Upper Deck

Growing tired of the commute to city offices from their home in a leafy northern suburb, once their youngest child left home our clients decided to relocate to an apartment in walking distance from not only their work, but also a city playground of theatres, restaurants, and their circle of friends.

In leaving their large garden, tennis court, swimming pool, reserved neighbours, and attractive but staid suburb behind, they opted instead for a harbourfront penthouse apartment, and found a likeminded group of sophisticated urban dwellers. Friendly and welcoming neighbours were an added bonus to what is the main attraction of this penthouse, its generous size and equally large outdoor terrace, which takes full advantage of spectacular views of Sydney Harbour.

Built in the late 1980s, a clever design by architects, Ian Halliday and David Katon made the most of what could be achieved under strict council restrictions. Yet, the low ceilings and barren terrace still demanded some further improvement, and so our clients asked their ‘family architect’ to help them. In helping them make the most of their new harbourside home, Luigi Rosselli Architects made some minor internal layout changes, including managing to achieve some additional ceiling height. Externally, a cooling roof garden replaces an artificial grass lawn and a Gold Coast inspired spa.

The intent of current local council planning policy is to encourage an improvement in density of the tree canopy so that it occupies every possible open space, in particular the fifth façade common to all buildings, the roof. Unfortunately though, bureaucracy has a tendency to infiltrate and destroy good policy ideas, and the process of approval for this project was perhaps the worst Luigi Rosselli Architects has had to withstand. Neighbours objected to the heights of plants. Council landscapers haggled over plant species and soil types. The safety and watering system requirements were micromanaged by impractical officers. If the garden was at ground level, there would have been few controls on plants and views, but at high level every leaf becomes a battlefield. Eventually, with the patient negotiation of the telegenic landscaper, Michael Bates, and by reducing the proposed tree cover to just on Bonsai Frangipani tree, Luigi Rosselli Architects managed to scrape a reluctant council approval.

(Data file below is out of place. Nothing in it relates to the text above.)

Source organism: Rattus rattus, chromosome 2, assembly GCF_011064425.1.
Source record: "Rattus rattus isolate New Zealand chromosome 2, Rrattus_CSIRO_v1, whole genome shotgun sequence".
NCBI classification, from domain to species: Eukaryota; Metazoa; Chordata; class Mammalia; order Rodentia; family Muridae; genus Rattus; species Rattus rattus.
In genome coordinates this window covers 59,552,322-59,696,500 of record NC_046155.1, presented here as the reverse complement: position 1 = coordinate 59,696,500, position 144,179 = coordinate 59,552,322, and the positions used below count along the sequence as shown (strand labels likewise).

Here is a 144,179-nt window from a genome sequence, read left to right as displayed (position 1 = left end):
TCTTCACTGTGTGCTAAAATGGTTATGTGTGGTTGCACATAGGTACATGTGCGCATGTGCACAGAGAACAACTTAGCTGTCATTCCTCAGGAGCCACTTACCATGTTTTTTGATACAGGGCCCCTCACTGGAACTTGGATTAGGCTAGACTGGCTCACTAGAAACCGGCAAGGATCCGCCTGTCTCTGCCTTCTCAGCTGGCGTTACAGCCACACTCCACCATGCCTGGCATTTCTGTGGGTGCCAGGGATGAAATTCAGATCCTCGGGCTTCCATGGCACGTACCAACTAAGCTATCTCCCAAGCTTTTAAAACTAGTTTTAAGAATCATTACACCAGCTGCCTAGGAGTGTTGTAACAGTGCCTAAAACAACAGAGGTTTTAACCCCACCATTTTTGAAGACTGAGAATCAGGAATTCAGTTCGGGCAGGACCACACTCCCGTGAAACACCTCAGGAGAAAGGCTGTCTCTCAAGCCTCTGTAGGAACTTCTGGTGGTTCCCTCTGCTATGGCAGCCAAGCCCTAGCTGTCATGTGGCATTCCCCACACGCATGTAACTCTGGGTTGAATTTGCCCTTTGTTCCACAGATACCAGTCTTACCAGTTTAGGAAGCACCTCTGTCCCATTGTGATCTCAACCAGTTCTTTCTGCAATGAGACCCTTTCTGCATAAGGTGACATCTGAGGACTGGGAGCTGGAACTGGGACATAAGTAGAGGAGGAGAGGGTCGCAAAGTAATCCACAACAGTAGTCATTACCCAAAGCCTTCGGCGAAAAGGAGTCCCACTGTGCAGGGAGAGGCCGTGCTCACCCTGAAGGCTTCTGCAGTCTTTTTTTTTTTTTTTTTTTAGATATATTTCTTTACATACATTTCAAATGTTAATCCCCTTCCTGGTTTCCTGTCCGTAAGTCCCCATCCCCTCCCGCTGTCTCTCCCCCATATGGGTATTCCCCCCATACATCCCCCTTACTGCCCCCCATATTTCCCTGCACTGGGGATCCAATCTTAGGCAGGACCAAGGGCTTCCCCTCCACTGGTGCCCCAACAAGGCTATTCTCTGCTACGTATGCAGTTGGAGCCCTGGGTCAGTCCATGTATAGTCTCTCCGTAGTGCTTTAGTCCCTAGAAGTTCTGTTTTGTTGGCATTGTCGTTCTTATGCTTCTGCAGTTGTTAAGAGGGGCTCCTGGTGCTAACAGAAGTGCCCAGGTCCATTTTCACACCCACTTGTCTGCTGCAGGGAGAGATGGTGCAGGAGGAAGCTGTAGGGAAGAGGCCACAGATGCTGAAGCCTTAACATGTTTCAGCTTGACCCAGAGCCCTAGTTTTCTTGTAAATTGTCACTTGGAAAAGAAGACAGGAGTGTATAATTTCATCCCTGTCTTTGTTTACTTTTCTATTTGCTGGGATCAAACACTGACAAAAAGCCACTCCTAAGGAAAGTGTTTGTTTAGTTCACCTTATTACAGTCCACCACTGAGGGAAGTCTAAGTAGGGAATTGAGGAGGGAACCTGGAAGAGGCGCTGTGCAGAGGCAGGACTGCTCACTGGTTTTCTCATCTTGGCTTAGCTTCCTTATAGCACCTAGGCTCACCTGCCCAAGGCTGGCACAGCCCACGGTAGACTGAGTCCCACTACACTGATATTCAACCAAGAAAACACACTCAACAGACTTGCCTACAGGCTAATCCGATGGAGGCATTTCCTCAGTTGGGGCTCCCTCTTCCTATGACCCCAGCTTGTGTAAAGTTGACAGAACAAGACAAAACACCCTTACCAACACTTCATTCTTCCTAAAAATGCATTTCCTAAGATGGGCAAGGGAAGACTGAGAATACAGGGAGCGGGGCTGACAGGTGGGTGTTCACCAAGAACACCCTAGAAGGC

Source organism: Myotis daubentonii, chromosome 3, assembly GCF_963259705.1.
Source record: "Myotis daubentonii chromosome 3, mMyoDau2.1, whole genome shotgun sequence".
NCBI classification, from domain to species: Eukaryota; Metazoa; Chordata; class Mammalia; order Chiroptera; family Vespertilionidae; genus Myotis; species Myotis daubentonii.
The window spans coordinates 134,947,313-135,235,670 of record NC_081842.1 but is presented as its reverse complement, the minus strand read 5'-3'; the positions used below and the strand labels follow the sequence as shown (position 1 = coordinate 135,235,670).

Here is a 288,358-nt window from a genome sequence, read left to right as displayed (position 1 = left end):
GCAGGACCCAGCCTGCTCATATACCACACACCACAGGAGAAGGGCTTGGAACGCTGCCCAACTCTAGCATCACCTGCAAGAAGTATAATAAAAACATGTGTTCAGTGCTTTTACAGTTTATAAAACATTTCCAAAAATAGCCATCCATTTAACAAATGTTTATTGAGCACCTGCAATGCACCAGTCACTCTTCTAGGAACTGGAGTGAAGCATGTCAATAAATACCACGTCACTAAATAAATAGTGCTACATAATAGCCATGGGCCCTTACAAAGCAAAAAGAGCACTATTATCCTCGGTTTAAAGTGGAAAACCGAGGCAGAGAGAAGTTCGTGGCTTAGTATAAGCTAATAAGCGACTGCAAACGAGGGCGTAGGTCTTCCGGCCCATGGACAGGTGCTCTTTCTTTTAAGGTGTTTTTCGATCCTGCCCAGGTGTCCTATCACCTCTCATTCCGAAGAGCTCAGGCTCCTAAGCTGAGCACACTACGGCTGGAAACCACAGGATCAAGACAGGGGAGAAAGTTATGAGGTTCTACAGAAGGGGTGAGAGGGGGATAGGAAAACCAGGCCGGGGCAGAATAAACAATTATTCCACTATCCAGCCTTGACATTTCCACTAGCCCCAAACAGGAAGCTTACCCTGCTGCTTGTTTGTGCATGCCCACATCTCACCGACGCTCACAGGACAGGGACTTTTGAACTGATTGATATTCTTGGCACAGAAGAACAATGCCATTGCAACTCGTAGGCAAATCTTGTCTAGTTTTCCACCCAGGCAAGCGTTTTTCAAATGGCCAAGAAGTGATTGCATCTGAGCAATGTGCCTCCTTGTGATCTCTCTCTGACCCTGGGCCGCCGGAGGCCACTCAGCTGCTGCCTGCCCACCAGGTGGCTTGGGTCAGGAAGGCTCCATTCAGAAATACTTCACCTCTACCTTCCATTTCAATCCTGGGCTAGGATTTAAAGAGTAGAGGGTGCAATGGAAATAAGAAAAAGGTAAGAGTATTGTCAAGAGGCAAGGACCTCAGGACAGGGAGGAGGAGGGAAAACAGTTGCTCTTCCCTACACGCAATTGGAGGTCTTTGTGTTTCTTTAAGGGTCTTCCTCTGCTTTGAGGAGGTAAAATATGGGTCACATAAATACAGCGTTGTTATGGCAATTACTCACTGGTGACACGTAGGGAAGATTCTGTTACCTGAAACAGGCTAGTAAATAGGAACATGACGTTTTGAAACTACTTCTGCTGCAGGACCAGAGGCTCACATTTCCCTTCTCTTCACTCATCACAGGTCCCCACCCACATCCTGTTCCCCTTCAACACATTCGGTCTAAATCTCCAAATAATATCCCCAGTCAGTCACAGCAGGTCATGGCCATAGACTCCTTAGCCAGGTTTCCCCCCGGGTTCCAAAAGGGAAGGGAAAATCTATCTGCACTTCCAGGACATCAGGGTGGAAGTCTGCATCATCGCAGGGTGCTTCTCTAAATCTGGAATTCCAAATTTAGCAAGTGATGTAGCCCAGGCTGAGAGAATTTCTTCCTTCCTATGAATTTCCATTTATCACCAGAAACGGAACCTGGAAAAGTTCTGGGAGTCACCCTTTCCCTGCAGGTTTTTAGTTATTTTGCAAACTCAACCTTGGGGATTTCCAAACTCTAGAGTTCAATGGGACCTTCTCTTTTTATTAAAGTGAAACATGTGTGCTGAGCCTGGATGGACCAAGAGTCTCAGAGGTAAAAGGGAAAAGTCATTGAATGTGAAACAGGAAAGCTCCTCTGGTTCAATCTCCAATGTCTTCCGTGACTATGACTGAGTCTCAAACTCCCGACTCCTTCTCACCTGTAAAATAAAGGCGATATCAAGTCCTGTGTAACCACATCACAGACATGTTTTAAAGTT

Roof gardens are sprouting up in major cities the world over to provide cooling and a breath of fresh air for our overheated urban centres; to some extent they are more a Band-Aid rather than an ultimate solution, however, psychologically, they help those who live in our cities feel that they occupy a cleaner and more natural environment.

Our clients now have their roof garden with two benches, one each, to sit or lay in contemplation of their pond, or the Sydney Harbour beyond, the shimmering of the leaves, and the seasonal changes a garden undergoes. From within the walls of the apartment, one still has a wide-angle view of this bountiful landscape, thanks to a new set of minimal framed openable windows. A seamless travertine floor flows from interior to exterior through those openings. Conscious of this window fee lifestyle, interior designer, Alwill interiors structured the finishes and furniture as a dialogue between the indoor and outdoor spaces.

Emancipated from its segregated, hidden, and walled original position, the kitchen now occupies a central position to the living spaces and roof terrace. The old kitchen was relegated to the back of house pantry. Behind the butler’s pantry a new wine cellar was added to provide storage for a munificent collection of some of the world’s top wines. The new kitchen is a sculptural pun, where the timber elements are heavy and solid, while Carrara marble block appears floating and fluid.

To complete the appointment of this palace for leisure and contemplation, a study with timber shelves supported by travertine columns provides a tranquil space for peaceful meditation. Our clients are now settled in the perfect environment they imagined, a relaxing space like the upper deck of a yacht, where they can appreciate the beauty of their surroundings in stimulating company or quiet solitude.

Location: Sydney Harbour
Council: City of Sydney
Design Architect: Luigi Rosselli
Project Architect: Yun Gao
Interior Designer: Alwill Interiors Pty Ltd
Builder: Profile Property Group
Joiner: Sydney Joinery
Landscape Architect: Bates Landscaping
Structural Consultant: Partridge
Stone Benchtops: Granite Marble Works
Stone Wall & Flooring: Onsite Supply & Design
Photography: Prue Ruscoe

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